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15. See group analytics: Whether you are a member or owner of a group, you can view analytics to better understand the demographics of your group members and the growth and activity happening in the group.

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16. Recommend products: Employees, brand advocates, and even clients can recommend your company’s products and services on LinkedIn. When this occurs, users in these brand evangelists’ extended networks will see a relevant recommendation when they visit the Products and Services tab of your LinkedIn company page.

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17. Post a question: Users are able to ask questions of their networks and ultimately the entire LinkedIn network by visiting LinkedIn.com/answers. Again, this brings more exposure to your company when an individual of your company is seen on the Questions page.

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18. Answer a question: In addition to asking questions, employees and advocates should also answer them. This will establish the individual as a thought leader and bring other LinkedIn users to your company page should a user click on the employee answering the question.

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Paid LinkedIn Opportunities

A business is able to increase the exposure of its brand and company page by using LinkedIn’s paid features. Paid features include the Careers tab and LinkedIn Marketing Solutions, which enable a brand to bring ads to its target audience by targeting by profession, seniority, industry, company size, geography, and/or education.

19. Post jobs: Because many people use LinkedIn to search for jobs and prospective companies to work for, a company may use paid features to enable the Careers tab. Posting a job on LinkedIn creates a generic Careers tab displaying all LinkedIn job posts created by that company. Each LinkedIn job post incurs a fee, but the cost varies based on location and amount of posts purchased. In order to post a job, click on the Jobs tab directly from your LinkedIn home page or learn more here.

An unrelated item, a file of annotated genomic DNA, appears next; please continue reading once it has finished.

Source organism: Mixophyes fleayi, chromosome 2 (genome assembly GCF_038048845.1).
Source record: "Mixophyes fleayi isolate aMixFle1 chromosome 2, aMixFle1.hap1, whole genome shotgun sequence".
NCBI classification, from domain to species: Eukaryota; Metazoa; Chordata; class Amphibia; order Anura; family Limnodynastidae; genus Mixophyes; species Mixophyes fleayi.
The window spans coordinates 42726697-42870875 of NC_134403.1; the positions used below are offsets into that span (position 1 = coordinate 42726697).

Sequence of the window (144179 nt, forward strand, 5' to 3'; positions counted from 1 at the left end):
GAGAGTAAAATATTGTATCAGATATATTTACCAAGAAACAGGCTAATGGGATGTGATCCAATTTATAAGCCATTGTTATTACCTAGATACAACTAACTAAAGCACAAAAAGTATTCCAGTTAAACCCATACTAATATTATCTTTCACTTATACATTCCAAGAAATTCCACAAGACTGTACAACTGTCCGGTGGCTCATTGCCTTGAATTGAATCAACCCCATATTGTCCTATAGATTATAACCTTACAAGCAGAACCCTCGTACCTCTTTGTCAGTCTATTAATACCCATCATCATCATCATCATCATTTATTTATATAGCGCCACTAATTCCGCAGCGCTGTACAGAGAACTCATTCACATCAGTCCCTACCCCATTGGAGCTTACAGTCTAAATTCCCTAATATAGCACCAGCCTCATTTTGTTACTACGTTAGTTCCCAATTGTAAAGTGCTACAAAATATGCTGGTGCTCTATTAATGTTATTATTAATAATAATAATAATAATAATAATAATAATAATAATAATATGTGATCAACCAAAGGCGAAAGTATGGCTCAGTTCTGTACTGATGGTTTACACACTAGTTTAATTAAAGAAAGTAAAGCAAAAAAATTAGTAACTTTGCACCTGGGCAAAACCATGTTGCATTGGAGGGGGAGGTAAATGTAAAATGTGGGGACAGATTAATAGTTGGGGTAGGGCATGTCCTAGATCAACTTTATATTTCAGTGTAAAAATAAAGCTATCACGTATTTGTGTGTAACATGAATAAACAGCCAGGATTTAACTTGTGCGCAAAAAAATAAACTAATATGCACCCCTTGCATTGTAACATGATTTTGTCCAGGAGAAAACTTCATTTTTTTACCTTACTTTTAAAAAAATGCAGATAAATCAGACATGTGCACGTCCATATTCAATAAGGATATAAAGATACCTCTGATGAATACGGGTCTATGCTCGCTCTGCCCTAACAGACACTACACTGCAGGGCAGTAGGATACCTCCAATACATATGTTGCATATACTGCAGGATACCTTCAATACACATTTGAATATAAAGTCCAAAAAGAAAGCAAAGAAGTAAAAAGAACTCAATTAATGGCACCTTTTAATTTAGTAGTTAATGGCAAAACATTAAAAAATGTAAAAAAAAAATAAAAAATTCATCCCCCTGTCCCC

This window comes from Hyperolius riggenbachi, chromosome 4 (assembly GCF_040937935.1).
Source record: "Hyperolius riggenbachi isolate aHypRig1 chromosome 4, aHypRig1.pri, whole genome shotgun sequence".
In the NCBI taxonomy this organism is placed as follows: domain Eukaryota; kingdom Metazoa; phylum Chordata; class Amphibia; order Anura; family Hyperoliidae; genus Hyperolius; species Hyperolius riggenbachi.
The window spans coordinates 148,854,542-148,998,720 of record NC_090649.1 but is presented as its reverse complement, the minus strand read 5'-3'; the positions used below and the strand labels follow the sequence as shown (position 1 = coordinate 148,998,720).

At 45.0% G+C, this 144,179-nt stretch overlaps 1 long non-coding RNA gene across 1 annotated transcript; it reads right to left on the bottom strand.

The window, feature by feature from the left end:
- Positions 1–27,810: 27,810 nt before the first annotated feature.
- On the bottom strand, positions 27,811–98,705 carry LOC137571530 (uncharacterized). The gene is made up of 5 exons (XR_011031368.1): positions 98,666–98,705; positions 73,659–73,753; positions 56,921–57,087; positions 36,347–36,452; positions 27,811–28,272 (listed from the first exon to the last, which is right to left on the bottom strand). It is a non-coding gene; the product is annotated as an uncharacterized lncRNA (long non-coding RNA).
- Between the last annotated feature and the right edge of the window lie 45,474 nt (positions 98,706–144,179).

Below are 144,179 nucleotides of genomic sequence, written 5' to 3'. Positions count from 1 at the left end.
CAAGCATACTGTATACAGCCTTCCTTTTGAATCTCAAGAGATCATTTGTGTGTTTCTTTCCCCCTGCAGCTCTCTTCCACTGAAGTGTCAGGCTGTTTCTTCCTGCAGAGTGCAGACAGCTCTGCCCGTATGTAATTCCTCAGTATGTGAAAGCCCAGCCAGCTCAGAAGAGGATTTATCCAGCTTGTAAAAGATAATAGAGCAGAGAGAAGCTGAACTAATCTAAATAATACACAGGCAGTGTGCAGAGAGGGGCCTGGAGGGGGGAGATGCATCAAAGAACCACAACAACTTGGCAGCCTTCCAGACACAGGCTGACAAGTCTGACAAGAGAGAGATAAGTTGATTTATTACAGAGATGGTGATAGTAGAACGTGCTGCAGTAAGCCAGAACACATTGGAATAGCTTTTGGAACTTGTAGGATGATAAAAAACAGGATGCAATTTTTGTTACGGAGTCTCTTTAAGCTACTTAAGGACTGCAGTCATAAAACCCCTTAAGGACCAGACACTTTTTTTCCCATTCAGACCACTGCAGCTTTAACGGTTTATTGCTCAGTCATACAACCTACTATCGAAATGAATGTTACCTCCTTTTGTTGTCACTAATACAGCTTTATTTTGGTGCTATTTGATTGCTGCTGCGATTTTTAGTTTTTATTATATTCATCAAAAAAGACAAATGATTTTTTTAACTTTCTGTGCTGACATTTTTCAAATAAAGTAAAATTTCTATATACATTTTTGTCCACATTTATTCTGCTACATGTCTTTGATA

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20. Careers page: Another more costly feature is a personalized Careers page, a $10,000 or $20,000 expenditure, for a customized look. For some examples, check out Microsoft, Google, Fidelity Investments, and Louis Vuitton to understand what this Careers page looks like, and the value that it brings in acquiring new employees. If you’re interested in doing this for your company, or if you would like more information, visit here or contact a LinkedIn representative who can explain the benefits and costs associated with each option more in depth.

21. Display ads: Display ads on LinkedIn may appear in multiple shapes and sizes, and much like display ads on other networks, help to increase brand awareness. Display ads can appear on the side of a LinkedIn page in a square or column, or on the bottom as a row.

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22. Text links: Text links appear at the top of each page, underneath the navigation bar. They tend to blend into the surroundings and can appear to be part of the site, sometimes appearing as a recommendation from LinkedIn. Start a text ad campaign by visiting LinkedIn.com/ads/start.

23. Content ads: Content ads allow you to stream multiple content types through a customized, tabbed module. Through this advertisement type, a business can deliver multiple types of timely, engaging content, such as a video, Twitter, or RSS feed, in one streamlined unit. For more information on what you can accomplish through a content ad, visit here.

24. Social ads: Social ads are advertisements that encourage users to interact with your brand on LinkedIn. Social ads include options to encourage users to follow your company, leverage recommendations, or join a group. Learn more about social ads as part of LinkedIn’s marketing solutions here.